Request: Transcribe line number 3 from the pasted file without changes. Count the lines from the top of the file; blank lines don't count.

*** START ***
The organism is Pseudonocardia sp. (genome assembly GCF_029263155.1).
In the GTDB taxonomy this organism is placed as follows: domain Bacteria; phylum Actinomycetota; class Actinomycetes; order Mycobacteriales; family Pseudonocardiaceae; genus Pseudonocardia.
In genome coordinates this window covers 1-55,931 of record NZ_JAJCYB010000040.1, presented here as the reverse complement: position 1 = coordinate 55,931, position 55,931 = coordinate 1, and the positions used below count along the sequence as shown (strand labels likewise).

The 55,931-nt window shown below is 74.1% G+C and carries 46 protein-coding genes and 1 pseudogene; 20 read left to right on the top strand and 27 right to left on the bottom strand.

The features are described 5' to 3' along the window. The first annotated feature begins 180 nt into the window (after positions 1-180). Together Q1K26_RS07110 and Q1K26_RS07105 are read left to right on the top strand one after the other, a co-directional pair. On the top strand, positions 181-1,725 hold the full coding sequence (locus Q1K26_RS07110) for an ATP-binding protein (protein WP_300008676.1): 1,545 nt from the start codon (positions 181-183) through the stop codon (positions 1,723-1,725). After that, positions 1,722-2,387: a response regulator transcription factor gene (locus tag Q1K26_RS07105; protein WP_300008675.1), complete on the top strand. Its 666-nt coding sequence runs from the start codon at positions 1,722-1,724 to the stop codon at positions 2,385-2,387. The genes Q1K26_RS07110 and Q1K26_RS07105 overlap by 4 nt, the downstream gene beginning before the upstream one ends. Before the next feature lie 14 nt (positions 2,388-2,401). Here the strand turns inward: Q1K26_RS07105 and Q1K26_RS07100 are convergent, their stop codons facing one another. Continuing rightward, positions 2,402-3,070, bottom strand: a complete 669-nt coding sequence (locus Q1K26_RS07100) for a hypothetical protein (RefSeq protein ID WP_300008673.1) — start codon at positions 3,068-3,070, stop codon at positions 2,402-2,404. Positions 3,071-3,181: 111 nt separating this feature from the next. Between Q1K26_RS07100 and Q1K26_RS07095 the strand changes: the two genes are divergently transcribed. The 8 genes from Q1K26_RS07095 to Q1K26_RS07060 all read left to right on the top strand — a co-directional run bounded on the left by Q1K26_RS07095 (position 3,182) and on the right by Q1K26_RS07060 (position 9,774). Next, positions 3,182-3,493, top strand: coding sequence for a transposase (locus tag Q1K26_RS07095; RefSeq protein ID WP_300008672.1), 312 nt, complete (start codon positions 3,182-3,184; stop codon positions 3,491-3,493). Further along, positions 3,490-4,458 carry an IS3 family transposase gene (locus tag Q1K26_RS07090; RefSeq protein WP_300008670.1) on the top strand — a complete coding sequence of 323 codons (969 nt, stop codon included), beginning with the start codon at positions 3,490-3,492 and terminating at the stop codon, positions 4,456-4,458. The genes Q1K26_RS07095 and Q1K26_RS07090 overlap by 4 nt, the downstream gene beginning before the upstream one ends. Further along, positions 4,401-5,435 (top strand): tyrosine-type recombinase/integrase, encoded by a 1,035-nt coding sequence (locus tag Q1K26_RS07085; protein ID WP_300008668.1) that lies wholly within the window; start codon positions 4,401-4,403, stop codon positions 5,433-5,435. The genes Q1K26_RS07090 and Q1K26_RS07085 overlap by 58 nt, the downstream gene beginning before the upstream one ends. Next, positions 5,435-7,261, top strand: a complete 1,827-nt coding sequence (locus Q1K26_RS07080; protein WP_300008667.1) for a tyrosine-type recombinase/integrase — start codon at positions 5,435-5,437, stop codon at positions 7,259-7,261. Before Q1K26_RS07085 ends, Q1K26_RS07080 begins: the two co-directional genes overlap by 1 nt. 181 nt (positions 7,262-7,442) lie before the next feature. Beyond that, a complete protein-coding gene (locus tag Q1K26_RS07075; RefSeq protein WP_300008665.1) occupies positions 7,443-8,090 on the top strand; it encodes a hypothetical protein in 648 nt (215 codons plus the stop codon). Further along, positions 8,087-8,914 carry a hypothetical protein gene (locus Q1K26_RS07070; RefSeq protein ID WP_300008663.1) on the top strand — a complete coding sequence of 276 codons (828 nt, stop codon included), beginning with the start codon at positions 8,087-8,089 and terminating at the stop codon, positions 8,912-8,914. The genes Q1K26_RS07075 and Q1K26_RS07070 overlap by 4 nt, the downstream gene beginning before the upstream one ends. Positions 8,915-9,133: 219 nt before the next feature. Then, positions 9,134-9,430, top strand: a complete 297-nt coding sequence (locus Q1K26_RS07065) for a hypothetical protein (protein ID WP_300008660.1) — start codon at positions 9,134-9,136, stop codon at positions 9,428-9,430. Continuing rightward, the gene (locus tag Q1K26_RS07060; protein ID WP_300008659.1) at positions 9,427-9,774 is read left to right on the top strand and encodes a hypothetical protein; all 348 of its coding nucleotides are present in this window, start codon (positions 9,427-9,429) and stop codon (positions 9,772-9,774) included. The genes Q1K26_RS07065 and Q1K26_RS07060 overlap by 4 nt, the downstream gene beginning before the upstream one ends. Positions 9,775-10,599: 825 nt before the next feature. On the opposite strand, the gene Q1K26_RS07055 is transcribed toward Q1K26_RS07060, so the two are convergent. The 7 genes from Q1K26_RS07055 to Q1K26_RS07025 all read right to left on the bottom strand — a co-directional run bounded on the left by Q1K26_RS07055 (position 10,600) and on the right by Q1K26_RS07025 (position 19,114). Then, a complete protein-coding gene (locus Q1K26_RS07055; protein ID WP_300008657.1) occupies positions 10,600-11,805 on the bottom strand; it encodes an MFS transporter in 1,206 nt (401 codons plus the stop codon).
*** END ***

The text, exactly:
In genome coordinates this window covers 1-55,931 of record NZ_JAJCYB010000040.1, presented here as the reverse complement: position 1 = coordinate 55,931, position 55,931 = coordinate 1, and the positions used below count along the sequence as shown (strand labels likewise).